Fr. Stavros N. Akrotirianakis is the Proistamenos of St. John Greek Orthodox Church in Tampa, FL. Fr. contributes the Prayer Team Ministry, a daily reflection, which began in February 2015, has produced two books, “Let All Creation Rejoice: Reflections on Advent, the Nativity and Epiphany”: “https://amzn.to/2t1rXwh and “The Road Back to Christ: Reflections on Lent, Holy Week and the Resurrection.” https://amzn.to/2WAcfG0
Now Thomas, one of the twelve, called the Twin, was not with them when Jesus came. So the other disciples told him, “We have seen the Lord.” But he said to them, “Unless I see in His hands the print of the nails, and place my finger in the mark of the nails, and place my hand in His side, I will not believe.” John 20:24-25 Wednesday of the 2nd Week of Pascha
Good morning Prayer Team!
Christ is Risen!
“Unless I see, I will not believe!” This is one of the most honest and relatable statements in the Bible. We call Thomas, “Doubting Thomas” and sometimes I wonder if we say that in an affectionate way or in a derogatory one. “Doubting Thomas” is all of us at some point, which is why it is so refreshing that his story is told in the Bible.
Faith is believing without fully seeing or comprehending. There are lot of things in life that require us to have “faith”. Getting married is an act of faith—no one who gets married knows what it will be like to live with someone for decades, have children with them, go through life’s ups and down with them—so getting married is an act of faith. Having children is an act of faith—until you have a child, you don’t know what it is like to raise one. The same can be said for starting a new job, moving to a new city, going to college, buying a new home, having a serious surgery, and many other things.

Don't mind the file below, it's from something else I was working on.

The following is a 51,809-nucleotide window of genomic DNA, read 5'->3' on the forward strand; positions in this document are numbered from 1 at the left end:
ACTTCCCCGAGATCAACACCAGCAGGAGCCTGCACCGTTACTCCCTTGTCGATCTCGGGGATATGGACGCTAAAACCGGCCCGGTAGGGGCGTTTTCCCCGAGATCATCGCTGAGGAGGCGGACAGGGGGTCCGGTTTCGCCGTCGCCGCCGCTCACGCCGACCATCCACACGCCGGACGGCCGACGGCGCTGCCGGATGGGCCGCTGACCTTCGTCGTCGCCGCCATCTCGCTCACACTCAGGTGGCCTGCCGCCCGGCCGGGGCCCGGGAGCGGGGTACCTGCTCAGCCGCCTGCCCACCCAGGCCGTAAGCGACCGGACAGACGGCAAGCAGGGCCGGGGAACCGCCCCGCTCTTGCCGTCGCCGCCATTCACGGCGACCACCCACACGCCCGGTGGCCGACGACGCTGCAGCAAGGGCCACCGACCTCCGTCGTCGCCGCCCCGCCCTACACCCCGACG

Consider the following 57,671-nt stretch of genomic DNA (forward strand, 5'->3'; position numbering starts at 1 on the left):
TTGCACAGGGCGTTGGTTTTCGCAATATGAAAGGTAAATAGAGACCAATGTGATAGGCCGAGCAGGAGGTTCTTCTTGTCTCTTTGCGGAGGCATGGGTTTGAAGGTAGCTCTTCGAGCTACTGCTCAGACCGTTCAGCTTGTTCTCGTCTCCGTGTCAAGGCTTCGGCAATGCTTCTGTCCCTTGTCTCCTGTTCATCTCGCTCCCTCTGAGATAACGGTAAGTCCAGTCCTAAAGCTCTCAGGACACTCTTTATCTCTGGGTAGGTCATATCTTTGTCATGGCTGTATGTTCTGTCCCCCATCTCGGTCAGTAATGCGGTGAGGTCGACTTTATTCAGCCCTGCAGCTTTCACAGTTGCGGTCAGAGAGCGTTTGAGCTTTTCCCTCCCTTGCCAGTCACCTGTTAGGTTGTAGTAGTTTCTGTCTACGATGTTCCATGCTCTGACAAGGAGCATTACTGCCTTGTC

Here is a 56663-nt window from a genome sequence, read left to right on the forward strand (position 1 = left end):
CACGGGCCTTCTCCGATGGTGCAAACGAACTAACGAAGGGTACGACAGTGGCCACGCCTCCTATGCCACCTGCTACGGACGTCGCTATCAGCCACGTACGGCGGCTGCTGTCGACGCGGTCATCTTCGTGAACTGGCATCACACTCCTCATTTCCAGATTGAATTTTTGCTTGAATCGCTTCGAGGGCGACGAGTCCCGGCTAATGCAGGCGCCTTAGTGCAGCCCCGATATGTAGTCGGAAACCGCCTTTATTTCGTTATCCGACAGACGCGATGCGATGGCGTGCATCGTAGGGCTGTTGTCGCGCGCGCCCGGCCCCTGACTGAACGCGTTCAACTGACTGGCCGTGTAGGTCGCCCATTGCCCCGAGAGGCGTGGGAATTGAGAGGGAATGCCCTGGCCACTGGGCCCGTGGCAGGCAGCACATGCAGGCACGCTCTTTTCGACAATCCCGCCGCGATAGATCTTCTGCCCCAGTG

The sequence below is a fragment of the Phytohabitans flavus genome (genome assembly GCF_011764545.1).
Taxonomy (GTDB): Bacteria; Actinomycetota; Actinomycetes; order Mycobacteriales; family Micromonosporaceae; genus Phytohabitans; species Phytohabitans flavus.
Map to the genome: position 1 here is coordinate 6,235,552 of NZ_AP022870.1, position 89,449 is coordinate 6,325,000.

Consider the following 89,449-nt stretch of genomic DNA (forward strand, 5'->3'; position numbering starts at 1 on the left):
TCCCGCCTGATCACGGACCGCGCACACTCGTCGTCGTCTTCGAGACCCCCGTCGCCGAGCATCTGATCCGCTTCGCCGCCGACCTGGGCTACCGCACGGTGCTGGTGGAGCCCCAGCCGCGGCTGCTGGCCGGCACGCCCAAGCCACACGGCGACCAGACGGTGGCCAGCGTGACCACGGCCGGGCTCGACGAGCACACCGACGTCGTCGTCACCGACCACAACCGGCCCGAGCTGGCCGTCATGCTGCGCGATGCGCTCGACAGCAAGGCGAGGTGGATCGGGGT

None of these examples I mentioned require “blind faith,” in the sense of knowing NOTHING and still going forward. An arranged marriage, where you do not know the person you are marrying at all, if you meet them for the first time in the altar, that would require “blind faith.” If you get married to someone you know well, as most people do, you don’t know everything about them, but you know a lot, you certainly know enough to pledge to marry them. No one knows exactly what it is like to have a child until you have one, but we’ve all seen children and what they do at various ages and stages, so we know “something” of what it is to have a child. We all know people who have started new jobs, many of us have as well, so starting a new job isn’t totally foreign either.
Just about every time we “take a leap of faith,” that leap is accompanied by some doubts. Who has a child and has never wondered “what did I do?” Who hasn’t ever questioned “Why did I marry THIS person?” Or “Why did I buy this car?” or “this house” or “why did I move to this city?” Doubts are part of life.
Unfortunately, the devil seizes upon our doubts and causes us to lack confidence in ourselves and others. It is one of his tricks. Doubt and distraction go hand in hand, and many times these lead to levels of destruction.